Moreover, Berghahn also refers to researches by mention them after his thesis or/and statement. Another notable characteristic of Berghahn? s book is that he mentions counter theses. By mention them; the reader gets to know the different historical views and what diverse and numerous opinions historians have about the development of Germany (1871-1914). Additionally, to support his theses, Berghahn confutes counter theses by giving data, information and arguments which show that the other historians? theses are wrong. In other words, Berghahn uses other (“wrong”) theses to support his theses.
The author also uses counter theses to introduce a new theme and to make the reader think about the argument more deeply. In addition, he uses a research and/or historian thesis which is from the past or only the beginning of a thesis to further develop his thesis up on the other thesis. Furthermore, Berghahn sometimes writes what a specific historian thinks about a topic without commenting it. In comparison to the other books? authors we have read so far, the author of the book “Imperial Germany; Economy, Society, Culture and Politics” writes differently. Firstly, he states his wn opinions and theses, whereas the other authors mainly provide information. Additionally, Berghahn provides a lot of tables at the end of the book as compared to no tables in the previous books. In contrast to some use of footnotes (other writers? publications) in previous books, in Berghahn? s book, you find footnotes everywhere and the book has 32 pages only for footnotes. Additionally, Berghahn writes not chronologically like Blackbourn for example, he divides the part thematically. In conclusion, on one hand, the book was informative and I like that Berghahn mentions other historians opinions as well.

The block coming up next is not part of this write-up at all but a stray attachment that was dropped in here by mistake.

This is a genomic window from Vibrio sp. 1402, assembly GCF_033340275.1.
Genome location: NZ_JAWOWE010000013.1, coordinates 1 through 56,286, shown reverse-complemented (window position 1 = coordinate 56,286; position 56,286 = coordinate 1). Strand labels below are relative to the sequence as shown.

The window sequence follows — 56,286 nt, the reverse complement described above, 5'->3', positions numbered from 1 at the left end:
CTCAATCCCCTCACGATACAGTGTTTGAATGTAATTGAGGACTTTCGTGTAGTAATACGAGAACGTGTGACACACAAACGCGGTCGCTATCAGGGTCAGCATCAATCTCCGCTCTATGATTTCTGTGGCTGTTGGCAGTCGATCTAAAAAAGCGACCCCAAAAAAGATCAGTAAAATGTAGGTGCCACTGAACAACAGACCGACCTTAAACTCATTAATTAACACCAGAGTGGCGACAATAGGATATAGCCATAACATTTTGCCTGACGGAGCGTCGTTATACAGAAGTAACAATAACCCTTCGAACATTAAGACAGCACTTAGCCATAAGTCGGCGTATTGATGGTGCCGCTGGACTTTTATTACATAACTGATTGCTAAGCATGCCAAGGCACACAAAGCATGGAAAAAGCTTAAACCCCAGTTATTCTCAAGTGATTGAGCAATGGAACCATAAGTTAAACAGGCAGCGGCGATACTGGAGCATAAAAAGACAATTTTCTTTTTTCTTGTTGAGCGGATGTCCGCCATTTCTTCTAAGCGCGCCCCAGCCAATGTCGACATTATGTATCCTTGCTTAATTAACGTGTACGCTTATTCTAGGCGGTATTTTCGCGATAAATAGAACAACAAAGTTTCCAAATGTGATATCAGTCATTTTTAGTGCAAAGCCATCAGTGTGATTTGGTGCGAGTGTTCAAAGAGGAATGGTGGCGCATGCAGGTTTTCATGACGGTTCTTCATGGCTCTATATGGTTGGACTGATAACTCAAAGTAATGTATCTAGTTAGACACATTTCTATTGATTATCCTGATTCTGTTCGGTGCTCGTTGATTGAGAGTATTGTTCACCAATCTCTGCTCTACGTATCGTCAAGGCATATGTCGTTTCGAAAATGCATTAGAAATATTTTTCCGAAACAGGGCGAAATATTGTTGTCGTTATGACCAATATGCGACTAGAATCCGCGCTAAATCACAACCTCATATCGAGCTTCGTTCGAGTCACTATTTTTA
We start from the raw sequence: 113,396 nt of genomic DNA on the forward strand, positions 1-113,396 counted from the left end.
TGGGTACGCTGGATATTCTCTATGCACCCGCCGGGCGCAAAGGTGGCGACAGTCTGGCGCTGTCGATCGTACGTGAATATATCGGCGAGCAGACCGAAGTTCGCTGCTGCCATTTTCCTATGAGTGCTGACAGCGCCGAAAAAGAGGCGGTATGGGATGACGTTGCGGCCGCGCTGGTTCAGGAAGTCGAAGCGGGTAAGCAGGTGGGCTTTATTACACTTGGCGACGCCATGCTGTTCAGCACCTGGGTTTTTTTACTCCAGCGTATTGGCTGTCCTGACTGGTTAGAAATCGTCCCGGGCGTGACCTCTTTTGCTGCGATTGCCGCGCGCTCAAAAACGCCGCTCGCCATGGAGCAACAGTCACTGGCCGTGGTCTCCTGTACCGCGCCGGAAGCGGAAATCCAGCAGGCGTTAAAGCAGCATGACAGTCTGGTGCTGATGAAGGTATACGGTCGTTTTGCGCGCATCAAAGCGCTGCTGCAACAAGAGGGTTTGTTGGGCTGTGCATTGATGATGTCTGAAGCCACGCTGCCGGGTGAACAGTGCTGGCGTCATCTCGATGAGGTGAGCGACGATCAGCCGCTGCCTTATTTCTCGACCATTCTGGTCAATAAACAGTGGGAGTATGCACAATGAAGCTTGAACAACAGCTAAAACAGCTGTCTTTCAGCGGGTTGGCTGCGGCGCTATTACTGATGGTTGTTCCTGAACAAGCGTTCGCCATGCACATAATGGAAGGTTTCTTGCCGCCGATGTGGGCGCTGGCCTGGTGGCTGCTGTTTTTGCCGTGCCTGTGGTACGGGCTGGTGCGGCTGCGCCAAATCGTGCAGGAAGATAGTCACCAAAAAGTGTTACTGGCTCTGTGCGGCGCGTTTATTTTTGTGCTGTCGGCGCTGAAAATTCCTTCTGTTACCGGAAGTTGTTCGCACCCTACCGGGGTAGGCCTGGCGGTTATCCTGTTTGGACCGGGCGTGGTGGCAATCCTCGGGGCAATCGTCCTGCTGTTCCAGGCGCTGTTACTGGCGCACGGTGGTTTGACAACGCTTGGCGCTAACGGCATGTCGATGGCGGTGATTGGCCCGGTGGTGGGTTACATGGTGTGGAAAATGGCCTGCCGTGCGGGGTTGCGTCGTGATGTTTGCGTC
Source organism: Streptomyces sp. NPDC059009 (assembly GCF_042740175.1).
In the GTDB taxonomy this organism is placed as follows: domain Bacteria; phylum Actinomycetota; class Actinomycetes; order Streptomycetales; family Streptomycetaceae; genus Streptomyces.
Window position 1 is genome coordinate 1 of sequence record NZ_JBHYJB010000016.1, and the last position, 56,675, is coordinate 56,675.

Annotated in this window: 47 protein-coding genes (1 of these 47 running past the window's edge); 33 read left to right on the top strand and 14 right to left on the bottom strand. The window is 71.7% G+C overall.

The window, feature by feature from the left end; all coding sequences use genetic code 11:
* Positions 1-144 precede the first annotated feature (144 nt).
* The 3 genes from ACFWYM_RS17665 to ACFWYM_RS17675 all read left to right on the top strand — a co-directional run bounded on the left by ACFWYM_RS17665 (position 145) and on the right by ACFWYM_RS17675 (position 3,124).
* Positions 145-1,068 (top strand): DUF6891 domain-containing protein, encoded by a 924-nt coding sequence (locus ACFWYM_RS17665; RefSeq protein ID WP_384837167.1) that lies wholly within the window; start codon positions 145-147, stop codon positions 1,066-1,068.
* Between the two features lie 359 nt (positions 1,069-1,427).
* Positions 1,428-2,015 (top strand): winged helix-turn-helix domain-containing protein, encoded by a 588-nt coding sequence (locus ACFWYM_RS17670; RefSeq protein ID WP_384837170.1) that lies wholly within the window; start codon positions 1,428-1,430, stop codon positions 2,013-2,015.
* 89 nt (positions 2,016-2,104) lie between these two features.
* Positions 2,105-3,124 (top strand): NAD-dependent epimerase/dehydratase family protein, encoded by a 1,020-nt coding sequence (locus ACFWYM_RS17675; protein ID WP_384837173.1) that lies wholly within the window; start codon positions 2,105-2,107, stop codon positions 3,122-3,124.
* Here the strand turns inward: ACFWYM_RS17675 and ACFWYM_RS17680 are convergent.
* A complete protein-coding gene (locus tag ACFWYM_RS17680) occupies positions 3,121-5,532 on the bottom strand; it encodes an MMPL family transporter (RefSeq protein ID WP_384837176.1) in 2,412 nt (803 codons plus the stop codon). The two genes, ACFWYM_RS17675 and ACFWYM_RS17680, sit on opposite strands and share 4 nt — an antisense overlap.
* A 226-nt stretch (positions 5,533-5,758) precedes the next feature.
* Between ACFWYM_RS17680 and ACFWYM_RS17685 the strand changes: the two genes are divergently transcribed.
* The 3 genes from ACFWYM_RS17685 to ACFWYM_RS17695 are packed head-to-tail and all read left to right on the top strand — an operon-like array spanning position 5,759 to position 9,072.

In addition, the use of tables makes it easier to understand the data and he handles counter theses well. On the other hand, the book was hard to read and protracted because his sentences are not straight forward and clear and he uses a lot of numbers in his writings making it hard to follow. Additionally, I don? t like how the book is organized (thematically) because for me, I prefer reading of all the developments happened in one time period. However, it shouldn? t be forgotten that the book is a very useful source and provides the reader with tones of information about the developments in the ? Kaiserreich`.